After all the hearings, demonstrations and opinion polls confirming that public opinion is against nuclear power, the ruling Democratic Party of Japan (民主党 minshuto), gearing up for a general election, cobbled together the main points of its new energy policy last week. The goal was to be no nuclear plants by 2030 (genpatsu zero 原発ゼロ), and the main points were: nuclear power plants to be taken out of service after 40 years, the decision to restart plants to be taken by the new nuclear standards agency, and no new nuclear plants to be built.

The very next day local officials from Rokkasho in Aomori in the very north of the country and home to the nation's only reprocessing plant, went to Tokyo to protest that if all the nuclear plants are going to be closed and not use the fuel they’ve been reprocessing then they’re going to send the fuel back to where it came from - nuclear plants all over the country. They don’t want their area turned into a dump for nuclear waste.

America expressed concern too. What’s going to happen to the 30 tons of plutonium that's been extracted from the spent fuel and was to be re-used? Plutonium that could be used for nuclear weapons if it got into the wrong hands. The UK and France aren’t happy either. They’ve been reprocessing fuel for Japan and have stocks that they want taking off their hands.

Then yesterday the Minister of Economy and Industry went to Aomori and gave the green light to two new reactors under construction. If these are built they will be in operation until the mid 2050’s. What’s going on here? The ‘new energy policy’ has been exposed as a shallow, vote-getting policy.

The LDP (Liberal Democratic Party, 自民党 jiminto) which was in power since the war but lost three years ago has been parading its five aged leadership candidates (including one ex prime minister). The five appear together on TV and say more or less the same things. More like an advert for the party than rivals. Odd. But they're all saying that though they sympathise with the sentiments for zero nuclear the reality is much more complex. Even the PM no longer talks of 'zero nuclear' but 'reducing the dependence on nuclear'. Maybe the tide has turned and there’s going to be more measured debate from now on.

The 'miracle pine tree' (奇跡の一本松 kiseki no ippon matsu) in Rikuzen Takada, the only one left standing after the tsunami, is  terminally ill and has been cut down. It’s going to be stuffed and put back in time for the anniversary next year!

We moved the factory a year ago – in lovely autumn weather. This year it’s still hot, over 30’C every day. When will it end?

Tomorrow, Monday, is a holiday. Respect the Aged Day. My mother-in-law turned 100 in January and joins the 50,000 people in this country aged over 100. She's sound in body and mind. Amazing.
Bye for now

Tuesday 11 September 2012

One and a half years on

It's time for my monthly round up of events, on another landmark date. First, let's see what's happening at Fukushima Daiichi. Reactors 1, 2 and 3, where meltdown occurred, are in a state of cold shutdown though radiation inside the reactors is at fatal levels and radioactive materials continue to escape from the damaged buildings at a rate of 10 million bq/hr which sounds a lot but is a fraction of what it was. Levels are monitored on site and reported to be 0.02 mSv/yr posing 'no major risk to health'.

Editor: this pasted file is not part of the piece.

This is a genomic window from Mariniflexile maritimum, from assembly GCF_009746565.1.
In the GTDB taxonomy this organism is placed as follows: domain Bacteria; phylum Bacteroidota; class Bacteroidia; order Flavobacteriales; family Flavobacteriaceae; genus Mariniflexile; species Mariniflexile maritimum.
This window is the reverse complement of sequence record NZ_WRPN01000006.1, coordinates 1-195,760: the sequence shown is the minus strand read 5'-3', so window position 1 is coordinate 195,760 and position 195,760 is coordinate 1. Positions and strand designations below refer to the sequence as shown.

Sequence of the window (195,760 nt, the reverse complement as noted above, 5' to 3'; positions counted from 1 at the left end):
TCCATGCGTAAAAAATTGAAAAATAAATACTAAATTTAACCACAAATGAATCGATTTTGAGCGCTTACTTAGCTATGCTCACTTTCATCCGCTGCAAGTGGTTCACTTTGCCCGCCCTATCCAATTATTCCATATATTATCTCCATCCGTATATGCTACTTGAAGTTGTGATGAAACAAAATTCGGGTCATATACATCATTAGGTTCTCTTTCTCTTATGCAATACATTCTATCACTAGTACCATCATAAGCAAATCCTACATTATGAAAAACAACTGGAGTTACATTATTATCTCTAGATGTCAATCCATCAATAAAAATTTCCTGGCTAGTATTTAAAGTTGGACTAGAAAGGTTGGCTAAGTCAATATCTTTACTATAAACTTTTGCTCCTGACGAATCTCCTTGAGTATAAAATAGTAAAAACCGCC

You may recall scare stories a while back about the danger of Unit 4 collapsing (it houses spent and unspent fuel), but the roof has been removed to reduce the weight on the structure and last month two fuel assemblies were removed, tested and found to be intact. There was also a scare last month when water levels for cooling dropped in all three reactors simultaneously due to a leak blockage in the labyrinthine network of plastic piping that circulates the water.

The long term plan is to start removing fuel from Unit 4 in December next year. Then within 10 years, fuel will start to be removed from the other reactors, work which should be completed 20 to 25 years from now. Closing the reactor down for good will take 30 to 40 years. Labour and expertise will be a problem. Few young people are going into the nuclear industry now.

161,000 people are still evacuated. In June the zones were redrawn according to levels of air-borne radiation and six counties have made plans for residents to return. So Iitate county which was famous for its dairy farms and 'slow life' and whose mayor pledged they'd be back in 2 years, now plans to have people return by March 2015 but it depends how the clean up goes and it's behind schedule. Naraha county, south of the reactor, most of which is in the under 20 mSv/yr zone, plans to return by 2014. But when you see people interviewed on TV they seem unsure. The government has said it will clean 20 m around each house but don't plan to clean the forests as removing fallen leaves and branches would cause erosion and a different set of problems. Understandable, but radiation drifts in from the woods, and young families are not going to return unless levels are under 1 mSv/yr.